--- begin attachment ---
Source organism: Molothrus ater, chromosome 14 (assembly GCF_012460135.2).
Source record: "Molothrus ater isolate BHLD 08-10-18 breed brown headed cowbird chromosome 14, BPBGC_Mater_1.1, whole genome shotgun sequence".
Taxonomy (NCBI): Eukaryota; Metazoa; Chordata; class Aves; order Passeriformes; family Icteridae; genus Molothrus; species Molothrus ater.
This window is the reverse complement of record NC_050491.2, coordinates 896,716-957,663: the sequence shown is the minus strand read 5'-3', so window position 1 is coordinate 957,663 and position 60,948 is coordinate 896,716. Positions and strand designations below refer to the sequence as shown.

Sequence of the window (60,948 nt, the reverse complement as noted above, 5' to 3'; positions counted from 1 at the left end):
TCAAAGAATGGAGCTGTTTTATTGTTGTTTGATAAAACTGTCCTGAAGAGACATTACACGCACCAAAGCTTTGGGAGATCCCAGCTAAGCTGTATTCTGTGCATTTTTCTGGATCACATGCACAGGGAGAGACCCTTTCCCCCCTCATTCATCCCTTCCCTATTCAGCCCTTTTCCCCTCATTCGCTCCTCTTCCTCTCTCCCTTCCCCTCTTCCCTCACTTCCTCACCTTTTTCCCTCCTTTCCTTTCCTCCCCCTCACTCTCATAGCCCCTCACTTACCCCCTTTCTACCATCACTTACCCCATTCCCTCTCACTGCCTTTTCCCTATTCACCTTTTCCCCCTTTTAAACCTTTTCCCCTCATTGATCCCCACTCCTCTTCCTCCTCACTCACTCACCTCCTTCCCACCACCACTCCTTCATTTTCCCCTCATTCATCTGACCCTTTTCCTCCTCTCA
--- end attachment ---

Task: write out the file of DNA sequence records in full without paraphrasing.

Source organism: Molothrus ater, chromosome 14 (assembly GCF_012460135.2).
Source record: "Molothrus ater isolate BHLD 08-10-18 breed brown headed cowbird chromosome 14, BPBGC_Mater_1.1, whole genome shotgun sequence".
Taxonomy (NCBI): Eukaryota; Metazoa; Chordata; class Aves; order Passeriformes; family Icteridae; genus Molothrus; species Molothrus ater.
This window is the reverse complement of record NC_050491.2, coordinates 896,716-957,663: the sequence shown is the minus strand read 5'-3', so window position 1 is coordinate 957,663 and position 60,948 is coordinate 896,716. Positions and strand designations below refer to the sequence as shown.

Sequence of the window (60,948 nt, the reverse complement as noted above, 5' to 3'; positions counted from 1 at the left end):
TCAAAGAATGGAGCTGTTTTATTGTTGTTTGATAAAACTGTCCTGAAGAGACATTACACGCACCAAAGCTTTGGGAGATCCCAGCTAAGCTGTATTCTGTGCATTTTTCTGGATCACATGCACAGGGAGAGACCCTTTCCCCCCTCATTCATCCCTTCCCTATTCAGCCCTTTTCCCCTCATTCGCTCCTCTTCCTCTCTCCCTTCCCCTCTTCCCTCACTTCCTCACCTTTTTCCCTCCTTTCCTTTCCTCCCCCTCACTCTCATAGCCCCTCACTTACCCCCTTTCTACCATCACTTACCCCATTCCCTCTCACTGCCTTTTCCCTATTCACCTTTTCCCCCTTTTAAACCTTTTCCCCTCATTGATCCCCACTCCTCTTCCTCCTCACTCACTCACCTCCTTCCCACCACCACTCCTTCATTTTCCCCTCATTCATCTGACCCTTTTCCTCCTCTCA